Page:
Sometimes You CAN Judge a Book By Its Cover

A beautiful Art Nouveau book cover. If this image belongs to you, let me know and I'll remove it.
A beautiful Art Nouveau book cover. If this image belongs to you, let me know and I’ll remove it.

I’m a writer as well as a sloooowly developing artist, and I love books, especially older books which were designed with care and treated as something more than bundles of information.

At the library today I ran across a lovely book about such books, or more precisely about book covers.

Alas, the days are gone when book cover artists worked their magic.  I’m not talking about dust cover art which is what we see on hard-bound books today but the covers of the books themselves.  If a book did come with a dust cover you could take it off and have something beautiful in hand.  Remove the dust cover now and you’ll have colored pasteboard with no art at all.

I lament this condition.

Book cover art in America had its heyday in the Art Nouveau period, and the covers are beautiful, often tending toward water lilies and other flowers as was the wont of much Art Nouveau design.  But these were not “art books” that cost an arm and a leg. These were ordinary books any bookseller might stock.  What a joy it must have been to walk through a bookstore in the 1930s or so – a walk through a gallery!

The publishing world has changed, of course, and is now run by people motivated by a lot of things unrelated to art.  I’m reminded of the words of writer Tom Robbins, a man with an artist’s heart I’m absolutely certain:
“People who sacrifice beauty for efficiency get what they deserve.”

And so do people who sacrifice beauty for the all-mighty buck.


Ruts Are for Wagon Wheels

"An exuberant city" Molly Larson Cook
“An exuberant city”
copyright 2014, Molly Larson Cook

I realized the other day that I’ve been working on my mixed media collages for a couple of years now and that I’m in a rut.  Or was in a rut.  I climbed out of it today.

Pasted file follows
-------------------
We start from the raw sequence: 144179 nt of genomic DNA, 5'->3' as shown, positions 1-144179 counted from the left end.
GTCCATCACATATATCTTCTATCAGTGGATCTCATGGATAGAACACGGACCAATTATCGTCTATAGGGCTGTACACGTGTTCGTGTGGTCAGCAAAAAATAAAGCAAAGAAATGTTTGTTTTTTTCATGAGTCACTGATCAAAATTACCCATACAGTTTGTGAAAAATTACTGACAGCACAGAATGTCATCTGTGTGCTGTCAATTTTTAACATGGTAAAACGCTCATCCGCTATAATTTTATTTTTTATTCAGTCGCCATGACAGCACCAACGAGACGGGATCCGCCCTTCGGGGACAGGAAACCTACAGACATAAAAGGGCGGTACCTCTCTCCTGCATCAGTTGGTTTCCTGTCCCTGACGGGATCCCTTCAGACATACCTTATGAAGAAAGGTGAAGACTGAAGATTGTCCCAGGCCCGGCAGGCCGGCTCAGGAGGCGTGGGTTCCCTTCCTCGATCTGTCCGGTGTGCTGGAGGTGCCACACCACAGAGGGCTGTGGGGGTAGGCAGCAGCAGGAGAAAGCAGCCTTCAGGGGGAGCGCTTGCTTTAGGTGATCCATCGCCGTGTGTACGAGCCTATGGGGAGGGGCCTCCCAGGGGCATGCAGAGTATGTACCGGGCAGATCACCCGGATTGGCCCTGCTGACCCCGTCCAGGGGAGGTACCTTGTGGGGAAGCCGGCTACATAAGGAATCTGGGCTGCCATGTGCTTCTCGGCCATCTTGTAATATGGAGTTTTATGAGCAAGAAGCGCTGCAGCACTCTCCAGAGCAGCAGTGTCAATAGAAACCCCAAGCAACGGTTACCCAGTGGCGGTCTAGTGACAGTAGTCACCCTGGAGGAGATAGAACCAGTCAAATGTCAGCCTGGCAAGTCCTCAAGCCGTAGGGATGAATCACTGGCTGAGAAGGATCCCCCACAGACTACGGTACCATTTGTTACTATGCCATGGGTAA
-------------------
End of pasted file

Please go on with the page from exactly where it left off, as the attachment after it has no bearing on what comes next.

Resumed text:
When I started the collages after years away from doing art, I took the safe way, and I think that’s a fine way to begin.  I didn’t want to spend good money on supplies that might or might not lead me anywhere. I dug into my boxes of pastels and small tubes of paint and watercolors and charcoal sticks I’d carried around for longer than I want to admit.

I don’t regret carrying all that “art freight” through one move or another because it was the realization that of all the things I’d paid to have shipped from place to place, the art freight always came with me. I figured it meant a lot to me.  And I was right.

But just as I wanted to economize on supplies, I economized on supports.  Collage is a great way to reuse all kinds of things, and it’s conducive to all kinds of supports, but I’ve reached a time when cutting up and covering pieces of old cardboard boxes is just not as charming or rewarding as it once was.

It’s time to pull on my big girl paint-covered sweatshirt and go long.  Today, I visited the art supply store and brought home a beautiful gallery wrapped heavy duty canvas, 18 x 24. Canvas costs way lots more than old cardboard boxes. I’m not ready to use it yet, but that white surface reminds me of things to come and inspires me to be brave.  I do know buying it ready-made from the art store separates me from the harder working real artists who build their frames and buy the canvas and stretch it themselves.  I’ll get there.

Artists will tell you that the blank canvas is as daunting as the blank page to a writer.  They’ll also tell you to just begin.  Put a mark on it – or a word on the page – and something will happen.

This week, I just want to look at the lovely white canvas. Next week I’ll be ready to make a mark.  I can’t wait to see what happens.

A Sunshiny Shower

It’s raining this morning in sunny Southern California and I’ve been standing by my open door looking out at puddles asplash with raindrops. I’m here for the sunshine, but soft rain never fails to stir my senses.

They said it couldn’t be done, that the drought was upon us. Dire predictions ensued.  One day of rain doesn’t end a drought, but it does remind me of an important fact of life: Things change.

Beware dire predictions.

This Is Your Real Life 101

We can only guess what flowers mean in dreams.